Biotech Firm Synedgen Reports Promising Research Findings on New Treatment for Radiation Damage to the Digestive Tract and Radiation-Induced Mucositis

Federal agencies are highly concerned about potential dangers to the US population by radiation exposures such as the nuclear incident in Japan or the threat of a terrorist dirty bomb

June 7, 2012– (Claremont CA) – Federal agencies are highly concerned about potential dangers to the US population by radiation exposures such as the nuclear incident in Japan or the threat of a terrorist dirty bomb. Synedgen has already demonstrated success in reducing severe oral ulcerations and inflammation in a model of radiation-induced oral mucositis and reducing damage and inflammation in the GI tract after chemical or bacterial insult. Because of these results, the Army asked Synedgen to test its proprietary polysaccharide, SYN01, in reducing mortality following exposure to lethal doses of ionizing radiation.

In an independent, validated study, mice were subject to a total body radiation dose with 80 percent mortality (LD80) of ionizing radiation. Treatments were given as a single oral dose daily and in the drinking water. Because patients typically would not receive immediate treatment for radiation exposure, the treatments began at 24 hours post radiation.

The SYN01 oral treatment prevented significant lethality in mice that received treatment relative to vehicle treated animals. In fact, 88% of the treated animals survived while only 19 % of the untreated animals survived.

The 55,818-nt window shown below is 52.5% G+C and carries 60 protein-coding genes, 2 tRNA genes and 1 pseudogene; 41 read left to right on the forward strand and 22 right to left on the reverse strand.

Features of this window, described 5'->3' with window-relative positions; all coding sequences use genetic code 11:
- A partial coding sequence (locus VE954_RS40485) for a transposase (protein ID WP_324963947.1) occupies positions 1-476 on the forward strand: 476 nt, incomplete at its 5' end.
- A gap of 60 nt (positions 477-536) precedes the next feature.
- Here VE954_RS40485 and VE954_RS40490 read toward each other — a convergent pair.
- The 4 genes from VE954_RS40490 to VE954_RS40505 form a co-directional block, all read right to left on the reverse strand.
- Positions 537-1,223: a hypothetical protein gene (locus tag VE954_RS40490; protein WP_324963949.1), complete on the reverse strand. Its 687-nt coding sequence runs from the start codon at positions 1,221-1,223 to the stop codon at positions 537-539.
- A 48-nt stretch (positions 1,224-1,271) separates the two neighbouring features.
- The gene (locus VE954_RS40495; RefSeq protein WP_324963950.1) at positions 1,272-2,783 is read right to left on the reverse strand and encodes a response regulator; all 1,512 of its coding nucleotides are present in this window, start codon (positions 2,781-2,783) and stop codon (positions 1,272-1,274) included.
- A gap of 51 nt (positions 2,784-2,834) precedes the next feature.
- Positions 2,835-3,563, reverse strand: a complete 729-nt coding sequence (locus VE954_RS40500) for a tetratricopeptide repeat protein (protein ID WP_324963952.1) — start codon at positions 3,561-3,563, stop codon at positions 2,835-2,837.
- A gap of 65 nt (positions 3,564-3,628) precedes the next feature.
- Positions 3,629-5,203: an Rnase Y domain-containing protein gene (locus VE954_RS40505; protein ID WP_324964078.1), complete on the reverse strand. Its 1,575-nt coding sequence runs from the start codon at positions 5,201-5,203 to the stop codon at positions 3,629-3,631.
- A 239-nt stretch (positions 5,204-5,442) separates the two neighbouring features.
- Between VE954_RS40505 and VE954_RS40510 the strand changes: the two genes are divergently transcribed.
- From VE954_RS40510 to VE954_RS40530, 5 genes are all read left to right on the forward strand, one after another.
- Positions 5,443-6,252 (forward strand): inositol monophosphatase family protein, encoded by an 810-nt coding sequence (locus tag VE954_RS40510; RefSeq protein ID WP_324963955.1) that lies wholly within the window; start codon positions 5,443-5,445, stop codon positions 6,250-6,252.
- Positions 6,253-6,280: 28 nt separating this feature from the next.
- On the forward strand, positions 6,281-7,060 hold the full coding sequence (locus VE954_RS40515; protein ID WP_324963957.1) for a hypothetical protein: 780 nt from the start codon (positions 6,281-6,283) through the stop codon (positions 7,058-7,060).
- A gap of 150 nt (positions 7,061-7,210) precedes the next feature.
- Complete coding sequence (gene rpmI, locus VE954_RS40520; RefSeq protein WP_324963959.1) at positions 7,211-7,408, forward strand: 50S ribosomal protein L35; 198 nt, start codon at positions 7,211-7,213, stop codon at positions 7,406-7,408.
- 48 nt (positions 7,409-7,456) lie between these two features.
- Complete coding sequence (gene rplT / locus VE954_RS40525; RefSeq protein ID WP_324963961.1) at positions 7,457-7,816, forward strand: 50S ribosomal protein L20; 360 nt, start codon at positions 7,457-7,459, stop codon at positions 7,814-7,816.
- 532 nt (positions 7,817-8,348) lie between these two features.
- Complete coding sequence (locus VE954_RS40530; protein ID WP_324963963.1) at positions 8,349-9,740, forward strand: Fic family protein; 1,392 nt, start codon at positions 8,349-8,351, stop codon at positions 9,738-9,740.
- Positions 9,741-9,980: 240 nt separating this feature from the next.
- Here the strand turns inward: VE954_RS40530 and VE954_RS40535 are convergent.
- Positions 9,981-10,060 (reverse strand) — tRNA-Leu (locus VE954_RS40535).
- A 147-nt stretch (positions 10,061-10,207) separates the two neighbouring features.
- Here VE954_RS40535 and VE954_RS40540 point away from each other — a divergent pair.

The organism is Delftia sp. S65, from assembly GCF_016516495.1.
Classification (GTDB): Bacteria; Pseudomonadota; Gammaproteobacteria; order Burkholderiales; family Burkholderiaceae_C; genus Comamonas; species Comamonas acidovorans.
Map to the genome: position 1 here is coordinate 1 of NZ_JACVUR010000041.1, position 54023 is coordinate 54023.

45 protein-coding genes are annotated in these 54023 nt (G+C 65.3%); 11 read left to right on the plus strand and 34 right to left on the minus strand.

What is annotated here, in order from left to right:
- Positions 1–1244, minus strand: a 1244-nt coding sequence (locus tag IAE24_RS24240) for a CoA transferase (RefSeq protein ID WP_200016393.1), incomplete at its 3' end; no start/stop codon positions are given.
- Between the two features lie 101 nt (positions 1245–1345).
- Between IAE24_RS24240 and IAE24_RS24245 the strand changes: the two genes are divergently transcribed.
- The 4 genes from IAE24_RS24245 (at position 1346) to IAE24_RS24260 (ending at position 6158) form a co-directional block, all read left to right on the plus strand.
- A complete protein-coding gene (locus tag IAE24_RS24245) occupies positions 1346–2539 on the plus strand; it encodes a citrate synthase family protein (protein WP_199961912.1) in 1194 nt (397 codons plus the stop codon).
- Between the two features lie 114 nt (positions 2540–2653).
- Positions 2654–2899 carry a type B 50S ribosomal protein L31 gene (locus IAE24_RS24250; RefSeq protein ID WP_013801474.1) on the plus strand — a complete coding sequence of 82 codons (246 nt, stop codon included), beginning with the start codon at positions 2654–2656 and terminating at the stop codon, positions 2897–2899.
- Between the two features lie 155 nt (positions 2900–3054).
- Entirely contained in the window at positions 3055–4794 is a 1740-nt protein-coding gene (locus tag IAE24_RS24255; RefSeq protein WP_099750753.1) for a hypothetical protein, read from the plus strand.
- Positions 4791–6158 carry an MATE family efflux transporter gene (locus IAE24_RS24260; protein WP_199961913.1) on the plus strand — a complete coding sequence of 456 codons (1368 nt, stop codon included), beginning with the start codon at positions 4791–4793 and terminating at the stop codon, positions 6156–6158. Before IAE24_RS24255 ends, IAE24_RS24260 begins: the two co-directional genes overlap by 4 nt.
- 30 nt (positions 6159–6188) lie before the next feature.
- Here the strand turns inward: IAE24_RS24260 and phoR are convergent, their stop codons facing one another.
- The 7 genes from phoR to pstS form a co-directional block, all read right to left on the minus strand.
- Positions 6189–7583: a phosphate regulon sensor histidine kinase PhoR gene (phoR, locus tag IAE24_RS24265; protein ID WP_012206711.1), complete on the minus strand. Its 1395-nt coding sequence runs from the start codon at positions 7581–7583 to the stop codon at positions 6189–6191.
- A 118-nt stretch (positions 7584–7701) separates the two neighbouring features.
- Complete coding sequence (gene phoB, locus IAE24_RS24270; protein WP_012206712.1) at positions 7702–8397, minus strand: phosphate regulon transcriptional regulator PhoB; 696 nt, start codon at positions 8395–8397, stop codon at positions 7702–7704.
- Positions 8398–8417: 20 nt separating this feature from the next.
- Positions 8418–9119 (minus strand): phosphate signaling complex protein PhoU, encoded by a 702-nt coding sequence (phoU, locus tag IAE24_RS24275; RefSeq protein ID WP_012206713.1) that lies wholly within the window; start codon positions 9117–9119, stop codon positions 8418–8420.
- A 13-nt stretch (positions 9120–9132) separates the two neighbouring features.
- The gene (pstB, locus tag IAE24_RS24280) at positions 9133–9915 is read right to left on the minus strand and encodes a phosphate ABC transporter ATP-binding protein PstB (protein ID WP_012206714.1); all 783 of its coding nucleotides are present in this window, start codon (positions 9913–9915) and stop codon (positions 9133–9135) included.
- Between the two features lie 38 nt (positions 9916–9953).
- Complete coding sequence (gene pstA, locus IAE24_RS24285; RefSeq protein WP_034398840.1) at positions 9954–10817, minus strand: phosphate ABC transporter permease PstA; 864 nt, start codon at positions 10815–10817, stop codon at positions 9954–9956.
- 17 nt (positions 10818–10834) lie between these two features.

This research is a continuation of Synedgen’s ongoing efforts to evaluate the effects of SYN01 on different types of injury to mucosal and dermal surfaces. Other studies indicate that Synedgen’s lead candidate SYN01 has remarkable ability to enhance healing, restore bowel integrity, and possibly reduce systemic complications of bowel injury following chemical or bacterial infection.

“These encouraging results suggest that this treatment could be a potential treatment for radiation-induced gastrointestinal injury,” stated Dr. Stephen T. Sonis, Chief Scientific Officer at Biomodels and a Clinical Professor of Oral Medicine at Harvard.

There is no effective treatment for acute radiation bowel injury; patients receive supportive care. Although radiation therapy is a key therapeutic component of cancer treatment, side effects of radiotherapy include painful oral lesions, gastric and intestinal tissue damage, and severe diarrhea, which can inhibit completion of the full treatment protocol. Patients undergoing bone marrow transplants or other transplants may also receive high doses of radiation as part of their program, and also are subject to these painful effects. While these medical populations are small, their needs are acute. However, the largest potential threat is a nuclear accident or terrorist event.

“We are excited about the potential of SYN01 to safely provide a promising new approach to treating the effects of radiation exposure from both medical and non- medical exposures,” stated Synedgen President Shenda Baker. “Future studies are planned to further quantify the impact of SYN01 on the GI tract and to provide additional insight into its protective mechanisms.”

Synedgen recently presented its recent findings to the National Institute of Dental and Craniofacial Research at the National Institutes of Health, who supports the oral mucositis studies and the National Institute of Allergy and Infectious Disease Radiation countermeasures group, also at the National Institutes of Health. The total body radiation study was supported by a grant from the US Army Medical Research Acquisition Activity (USAMRAA).